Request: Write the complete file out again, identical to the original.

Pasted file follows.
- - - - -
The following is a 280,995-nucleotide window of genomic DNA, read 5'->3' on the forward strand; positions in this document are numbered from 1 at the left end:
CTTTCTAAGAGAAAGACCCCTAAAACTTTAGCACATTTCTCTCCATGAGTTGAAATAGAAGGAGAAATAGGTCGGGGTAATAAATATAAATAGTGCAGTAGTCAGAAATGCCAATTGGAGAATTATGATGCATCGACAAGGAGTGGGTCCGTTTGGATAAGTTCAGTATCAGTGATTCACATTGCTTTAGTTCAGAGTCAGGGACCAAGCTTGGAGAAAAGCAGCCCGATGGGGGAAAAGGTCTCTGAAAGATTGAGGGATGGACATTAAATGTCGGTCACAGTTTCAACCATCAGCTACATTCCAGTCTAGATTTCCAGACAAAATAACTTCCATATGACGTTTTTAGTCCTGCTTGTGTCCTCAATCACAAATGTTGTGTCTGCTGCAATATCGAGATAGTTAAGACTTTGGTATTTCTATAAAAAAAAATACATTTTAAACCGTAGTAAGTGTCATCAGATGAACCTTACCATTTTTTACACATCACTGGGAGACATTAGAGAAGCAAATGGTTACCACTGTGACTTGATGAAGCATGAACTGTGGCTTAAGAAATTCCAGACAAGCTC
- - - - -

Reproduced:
The following is a 280,995-nucleotide window of genomic DNA, read 5'->3' on the forward strand; positions in this document are numbered from 1 at the left end:
CTTTCTAAGAGAAAGACCCCTAAAACTTTAGCACATTTCTCTCCATGAGTTGAAATAGAAGGAGAAATAGGTCGGGGTAATAAATATAAATAGTGCAGTAGTCAGAAATGCCAATTGGAGAATTATGATGCATCGACAAGGAGTGGGTCCGTTTGGATAAGTTCAGTATCAGTGATTCACATTGCTTTAGTTCAGAGTCAGGGACCAAGCTTGGAGAAAAGCAGCCCGATGGGGGAAAAGGTCTCTGAAAGATTGAGGGATGGACATTAAATGTCGGTCACAGTTTCAACCATCAGCTACATTCCAGTCTAGATTTCCAGACAAAATAACTTCCATATGACGTTTTTAGTCCTGCTTGTGTCCTCAATCACAAATGTTGTGTCTGCTGCAATATCGAGATAGTTAAGACTTTGGTATTTCTATAAAAAAAAATACATTTTAAACCGTAGTAAGTGTCATCAGATGAACCTTACCATTTTTTACACATCACTGGGAGACATTAGAGAAGCAAATGGTTACCACTGTGACTTGATGAAGCATGAACTGTGGCTTAAGAAATTCCAGACAAGCTC